Plasmabromination , the Selective Way to Monotype Functionalized Polymer SurfacesPLASMA PROCESSES AND POLYMERS, Issue 9 2007
Abstract In contrast to other plasma modification processes of polymer surfaces, the bromination is very selective and shows a high yield in CBr groups. The most convenient bromination process was found using bromoform, which was thus preferred to elemental bromine, allyl bromide, vinyl bromide or tert -butylbromide. The bromoform process give yields in CBr up to 40 CBr or more, with only 2,3% co-introduction of O-functionalities whereas allyl bromide results in yields of about 20 CBr and more, but in more than 10% oxygen-containing by-products. CBr groups serve as anchoring points for grafting of molecules, oligomers and pre-polymers of diole or diamine character. [source]
Structure-Aided Optimization of Kinase Inhibitors Derived from AlsterpaulloneCHEMBIOCHEM, Issue 3 2005
Conrad Kunick Prof.
Abstract In order to perform computer-aided design of novel alsterpaullone derivatives, the vicinity of the entrance to the ATP-binding site was scanned for areas that could be useful as anchoring points for additional protein,ligand interactions. Based on the alignment of alsterpaullone in a CDK1/cyclin B homology model, substituents were attached to the 2-position of the parent scaffold to enable contacts within the identified areas. Synthesis of the designed structures revealed three derivatives (3,5) with kinase-inhibitory activity similar to alsterpaullone. The novel 2-cyanoethylalsterpaullone (7) proved to be the most potent paullone described so far, exhibiting inhibitory concentrations for CDK1/ cyclin B and GSK-3, in the picomolar range. [source]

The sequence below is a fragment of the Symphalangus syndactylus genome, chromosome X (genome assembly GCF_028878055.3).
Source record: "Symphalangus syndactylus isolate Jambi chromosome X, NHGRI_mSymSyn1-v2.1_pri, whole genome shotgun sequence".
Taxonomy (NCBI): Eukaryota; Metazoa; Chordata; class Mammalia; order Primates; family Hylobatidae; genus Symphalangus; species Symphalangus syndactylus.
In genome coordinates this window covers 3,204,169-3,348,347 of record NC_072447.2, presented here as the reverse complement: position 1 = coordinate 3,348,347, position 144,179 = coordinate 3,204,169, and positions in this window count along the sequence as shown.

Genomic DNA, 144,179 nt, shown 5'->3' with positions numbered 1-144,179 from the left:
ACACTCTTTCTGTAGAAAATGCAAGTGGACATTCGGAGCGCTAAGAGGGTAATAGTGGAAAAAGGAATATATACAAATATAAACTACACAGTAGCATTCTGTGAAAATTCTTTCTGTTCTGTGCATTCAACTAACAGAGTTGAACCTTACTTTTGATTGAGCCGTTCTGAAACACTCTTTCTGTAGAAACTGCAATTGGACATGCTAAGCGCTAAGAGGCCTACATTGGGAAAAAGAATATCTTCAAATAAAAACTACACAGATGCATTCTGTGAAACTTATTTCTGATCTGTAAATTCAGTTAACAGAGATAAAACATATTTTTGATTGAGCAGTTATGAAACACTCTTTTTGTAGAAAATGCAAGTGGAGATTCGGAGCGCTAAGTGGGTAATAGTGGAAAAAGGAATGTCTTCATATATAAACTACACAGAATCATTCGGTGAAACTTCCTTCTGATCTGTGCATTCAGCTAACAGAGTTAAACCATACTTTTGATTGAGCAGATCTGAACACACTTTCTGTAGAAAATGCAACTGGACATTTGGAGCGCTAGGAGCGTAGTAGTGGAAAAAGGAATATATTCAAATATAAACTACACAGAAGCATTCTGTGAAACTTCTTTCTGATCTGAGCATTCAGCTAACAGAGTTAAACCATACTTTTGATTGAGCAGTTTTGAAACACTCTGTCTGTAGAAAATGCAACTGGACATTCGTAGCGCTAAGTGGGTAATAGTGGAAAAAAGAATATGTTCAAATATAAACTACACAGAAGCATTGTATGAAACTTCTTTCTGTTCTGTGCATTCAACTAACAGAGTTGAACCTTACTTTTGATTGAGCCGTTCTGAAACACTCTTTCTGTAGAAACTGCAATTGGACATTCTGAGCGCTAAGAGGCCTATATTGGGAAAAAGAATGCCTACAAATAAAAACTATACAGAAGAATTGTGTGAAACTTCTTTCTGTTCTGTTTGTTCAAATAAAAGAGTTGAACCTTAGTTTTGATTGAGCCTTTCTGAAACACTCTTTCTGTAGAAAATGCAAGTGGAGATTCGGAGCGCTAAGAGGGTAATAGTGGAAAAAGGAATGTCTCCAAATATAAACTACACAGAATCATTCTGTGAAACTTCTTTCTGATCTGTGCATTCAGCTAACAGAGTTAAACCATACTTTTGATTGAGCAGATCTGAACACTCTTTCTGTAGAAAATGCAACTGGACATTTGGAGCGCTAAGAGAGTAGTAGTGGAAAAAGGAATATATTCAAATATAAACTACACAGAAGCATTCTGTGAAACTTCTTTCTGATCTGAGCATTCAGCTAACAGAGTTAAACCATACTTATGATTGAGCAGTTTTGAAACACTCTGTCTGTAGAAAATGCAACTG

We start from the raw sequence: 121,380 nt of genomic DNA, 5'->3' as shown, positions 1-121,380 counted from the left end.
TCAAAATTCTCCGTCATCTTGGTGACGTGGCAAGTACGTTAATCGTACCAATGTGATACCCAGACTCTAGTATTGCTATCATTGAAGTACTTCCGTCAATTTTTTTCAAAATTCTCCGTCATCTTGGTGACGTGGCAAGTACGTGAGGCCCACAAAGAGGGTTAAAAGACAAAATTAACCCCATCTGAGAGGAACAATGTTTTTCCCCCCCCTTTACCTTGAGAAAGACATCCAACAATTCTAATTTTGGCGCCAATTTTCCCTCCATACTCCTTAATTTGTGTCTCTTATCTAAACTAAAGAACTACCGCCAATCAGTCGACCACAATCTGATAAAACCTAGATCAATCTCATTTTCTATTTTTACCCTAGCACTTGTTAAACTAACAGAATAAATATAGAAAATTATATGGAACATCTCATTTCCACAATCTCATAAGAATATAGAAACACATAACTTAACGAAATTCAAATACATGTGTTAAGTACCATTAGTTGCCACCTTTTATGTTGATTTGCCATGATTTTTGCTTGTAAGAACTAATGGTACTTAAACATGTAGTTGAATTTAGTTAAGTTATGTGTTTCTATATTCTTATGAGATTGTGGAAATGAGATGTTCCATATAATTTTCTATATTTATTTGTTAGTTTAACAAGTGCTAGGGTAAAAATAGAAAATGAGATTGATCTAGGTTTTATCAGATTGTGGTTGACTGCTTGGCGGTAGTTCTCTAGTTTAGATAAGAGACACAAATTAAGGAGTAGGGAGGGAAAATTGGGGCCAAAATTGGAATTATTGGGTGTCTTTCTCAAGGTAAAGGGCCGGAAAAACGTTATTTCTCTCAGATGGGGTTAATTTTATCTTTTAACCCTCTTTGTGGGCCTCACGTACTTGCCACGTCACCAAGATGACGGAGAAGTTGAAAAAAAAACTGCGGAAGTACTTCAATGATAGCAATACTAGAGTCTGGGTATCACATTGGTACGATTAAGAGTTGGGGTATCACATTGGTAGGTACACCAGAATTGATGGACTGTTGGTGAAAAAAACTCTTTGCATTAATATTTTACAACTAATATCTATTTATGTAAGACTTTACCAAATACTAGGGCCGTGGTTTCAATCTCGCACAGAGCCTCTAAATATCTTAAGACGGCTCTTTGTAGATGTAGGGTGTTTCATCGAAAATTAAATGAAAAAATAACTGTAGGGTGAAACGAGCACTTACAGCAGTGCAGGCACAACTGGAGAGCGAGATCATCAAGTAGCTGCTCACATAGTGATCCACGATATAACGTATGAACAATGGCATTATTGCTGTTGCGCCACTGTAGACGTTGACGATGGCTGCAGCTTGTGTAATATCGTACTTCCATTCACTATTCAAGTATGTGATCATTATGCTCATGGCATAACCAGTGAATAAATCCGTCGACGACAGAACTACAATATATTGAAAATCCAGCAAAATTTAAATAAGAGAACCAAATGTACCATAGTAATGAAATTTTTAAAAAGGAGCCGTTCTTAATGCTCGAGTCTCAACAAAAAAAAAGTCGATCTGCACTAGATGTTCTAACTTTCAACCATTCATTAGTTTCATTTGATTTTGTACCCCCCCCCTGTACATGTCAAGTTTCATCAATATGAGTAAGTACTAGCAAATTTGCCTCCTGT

Oligomer-to-Polymer Transition in Short Ethylene Glycol Chains Connected to Mobile Hydrophobic AnchorsCHEMPHYSCHEM, Issue 1 2005
Motomu Tanaka Dr.
Abstract We studied the structure of short ethylene glycol (EG) chains with N repeating units (EGN, N=3, 6, 9, 12, and 15) connected to hydrophobic dihexadecyl chains by means of a combination of differential scanning calorimetry (DSC) and small- and wide-angle X-ray scattering (SAXS/WAXS). These synthetic amphiphiles dispersed in water form planar lamellar stacks and hexagonal cylinders confining the EG chains to restricted geometries. Owing to the self-assembly of the anchoring points, the lateral density of EG chains in planar lamella can be quantitatively controlled. Furthermore, the chain-melting phase transition of the anchors enables us to "switch" the intermolecular distance reversibly. SAXS/WAXS results suggest that the shorter EG chains (N=3, 6, and 9) assume a helical conformation in stacks of planar lamella. When the EG chains are further elongated (N=12 and 15), the lamellar periodicities cannot be explained by a linear extrapolation of shorter oligomers, but can be interpreted well as polymer brushes following the scaling theorem. Such rich phase behaviors of EGN molecules can be used as a simple model of oligo/poly-saccharide chains on cell surfaces, which act not only as flexible repellers between neighboring cells but also as stable spacers for functional ligands. [source]